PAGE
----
What does the  rhyme scheme tell us in "My Picture Left in Scotland" by Ben Jonson

Expert Answers
clarendon eNotes educator| Certified Educator

Assuming that the poem is meant to be broken up into two stanzas, the first being 10 and the second being 8, the rhyme scheme is as follows: stanza 1:abbbacccbb and stanza 2: abbaacca.

There is no set rhyme scheme for a 10 line stanza in English (such as the fixed forms for a sonnet).  In this 10 line stanza, there are only three groups of rhymes, meaning that the rhyme is emphasized more than in most forms.  The two triplets also add to this effect.  Jonson is mocking younger rhymesters who sit under "Apollo's tree" (line 10) and attempt to write love poetry.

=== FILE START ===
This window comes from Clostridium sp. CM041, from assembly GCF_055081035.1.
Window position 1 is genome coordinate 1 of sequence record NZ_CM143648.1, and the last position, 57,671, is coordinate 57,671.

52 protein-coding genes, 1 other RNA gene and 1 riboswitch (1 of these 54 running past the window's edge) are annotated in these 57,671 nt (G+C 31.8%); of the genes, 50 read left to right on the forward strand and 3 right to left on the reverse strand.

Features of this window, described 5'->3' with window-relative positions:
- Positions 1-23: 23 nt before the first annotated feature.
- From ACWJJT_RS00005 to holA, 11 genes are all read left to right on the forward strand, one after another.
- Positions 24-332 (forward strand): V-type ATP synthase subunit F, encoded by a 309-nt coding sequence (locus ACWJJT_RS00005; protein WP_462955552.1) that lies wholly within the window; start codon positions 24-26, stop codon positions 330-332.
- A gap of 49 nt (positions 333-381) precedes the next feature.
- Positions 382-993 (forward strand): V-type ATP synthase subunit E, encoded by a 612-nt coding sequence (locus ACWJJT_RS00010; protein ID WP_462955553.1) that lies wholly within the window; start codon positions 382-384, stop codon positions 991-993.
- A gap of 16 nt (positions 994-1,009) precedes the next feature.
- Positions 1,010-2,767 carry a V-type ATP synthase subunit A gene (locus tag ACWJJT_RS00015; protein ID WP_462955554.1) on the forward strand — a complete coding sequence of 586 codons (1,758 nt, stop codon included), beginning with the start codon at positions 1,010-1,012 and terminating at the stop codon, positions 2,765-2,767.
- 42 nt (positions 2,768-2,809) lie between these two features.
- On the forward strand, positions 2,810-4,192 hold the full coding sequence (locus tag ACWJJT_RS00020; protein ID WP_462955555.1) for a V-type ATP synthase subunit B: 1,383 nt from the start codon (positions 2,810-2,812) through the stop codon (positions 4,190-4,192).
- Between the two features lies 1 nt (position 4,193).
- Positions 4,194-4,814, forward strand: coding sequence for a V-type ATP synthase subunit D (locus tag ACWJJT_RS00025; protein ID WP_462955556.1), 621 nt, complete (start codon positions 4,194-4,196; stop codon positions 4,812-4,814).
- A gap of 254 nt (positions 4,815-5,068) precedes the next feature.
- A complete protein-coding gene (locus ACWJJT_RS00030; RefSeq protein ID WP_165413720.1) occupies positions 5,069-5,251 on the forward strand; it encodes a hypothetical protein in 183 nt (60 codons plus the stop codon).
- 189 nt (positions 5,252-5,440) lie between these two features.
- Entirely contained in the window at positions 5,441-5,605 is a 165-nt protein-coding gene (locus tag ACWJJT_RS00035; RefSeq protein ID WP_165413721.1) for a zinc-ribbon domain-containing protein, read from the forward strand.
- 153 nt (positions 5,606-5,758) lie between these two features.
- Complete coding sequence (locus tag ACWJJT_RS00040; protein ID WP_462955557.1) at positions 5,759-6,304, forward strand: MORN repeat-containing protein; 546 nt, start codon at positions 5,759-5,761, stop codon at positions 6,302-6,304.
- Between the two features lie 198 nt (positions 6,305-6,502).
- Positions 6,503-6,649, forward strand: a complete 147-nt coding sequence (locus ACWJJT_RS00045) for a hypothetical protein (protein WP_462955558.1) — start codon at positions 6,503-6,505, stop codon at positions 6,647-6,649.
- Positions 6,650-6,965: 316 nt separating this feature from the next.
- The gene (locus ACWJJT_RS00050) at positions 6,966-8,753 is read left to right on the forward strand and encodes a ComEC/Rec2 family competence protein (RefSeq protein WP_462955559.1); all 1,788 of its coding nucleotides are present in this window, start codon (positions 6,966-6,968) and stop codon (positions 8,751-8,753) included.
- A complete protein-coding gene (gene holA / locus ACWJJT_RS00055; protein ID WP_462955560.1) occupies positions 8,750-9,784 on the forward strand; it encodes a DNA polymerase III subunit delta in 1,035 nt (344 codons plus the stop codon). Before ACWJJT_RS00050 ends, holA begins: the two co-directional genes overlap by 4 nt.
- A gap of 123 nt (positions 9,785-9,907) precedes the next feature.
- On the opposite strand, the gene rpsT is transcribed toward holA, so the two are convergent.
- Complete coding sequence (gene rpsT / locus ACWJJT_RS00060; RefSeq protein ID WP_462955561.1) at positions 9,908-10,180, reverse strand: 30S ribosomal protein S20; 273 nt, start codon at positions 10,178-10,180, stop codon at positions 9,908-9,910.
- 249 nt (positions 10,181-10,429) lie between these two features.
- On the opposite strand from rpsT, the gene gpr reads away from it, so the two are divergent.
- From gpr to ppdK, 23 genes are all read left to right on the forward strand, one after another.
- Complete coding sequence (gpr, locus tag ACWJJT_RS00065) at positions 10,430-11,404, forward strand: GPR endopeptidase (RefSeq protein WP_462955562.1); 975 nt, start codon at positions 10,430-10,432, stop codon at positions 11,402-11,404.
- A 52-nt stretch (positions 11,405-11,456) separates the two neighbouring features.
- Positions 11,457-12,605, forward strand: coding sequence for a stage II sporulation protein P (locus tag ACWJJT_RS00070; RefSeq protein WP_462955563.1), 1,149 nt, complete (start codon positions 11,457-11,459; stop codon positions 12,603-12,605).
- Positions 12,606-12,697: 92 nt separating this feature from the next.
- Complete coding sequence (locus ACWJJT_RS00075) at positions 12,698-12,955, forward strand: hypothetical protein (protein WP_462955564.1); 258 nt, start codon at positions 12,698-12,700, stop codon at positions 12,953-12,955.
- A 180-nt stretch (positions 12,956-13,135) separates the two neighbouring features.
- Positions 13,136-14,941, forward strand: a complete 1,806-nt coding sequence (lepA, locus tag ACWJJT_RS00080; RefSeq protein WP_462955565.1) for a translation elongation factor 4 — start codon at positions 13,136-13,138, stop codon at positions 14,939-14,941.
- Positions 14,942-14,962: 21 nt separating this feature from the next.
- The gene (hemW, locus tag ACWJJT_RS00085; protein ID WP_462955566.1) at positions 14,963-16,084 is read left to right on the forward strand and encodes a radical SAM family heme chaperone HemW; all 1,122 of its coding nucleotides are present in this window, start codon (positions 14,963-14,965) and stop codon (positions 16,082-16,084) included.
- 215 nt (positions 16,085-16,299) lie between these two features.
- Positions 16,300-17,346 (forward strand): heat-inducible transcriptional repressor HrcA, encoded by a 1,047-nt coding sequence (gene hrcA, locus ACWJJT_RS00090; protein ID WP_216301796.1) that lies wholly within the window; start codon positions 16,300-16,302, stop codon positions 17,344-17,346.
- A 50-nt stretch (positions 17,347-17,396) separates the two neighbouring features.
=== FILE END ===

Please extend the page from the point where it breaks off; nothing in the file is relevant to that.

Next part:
The second stanza is an octet, a variation on the beginning of an Italian (or Petrarchan) sonnet (which usually begins abbaabba).  Especially if one looks at the original spelling, I take lines 11 and 14 to rhyme (at least as a near-rhyme).  Notice also the three couplets in a row (bbaacc) that divide up what would be a couplet if you had only lines 11 and 18.  This stanza is about how Jonson would like to be a couple with the lady, but his age and physical features prevent it.  Hence we have a couplet that is physically divided from the six other lines.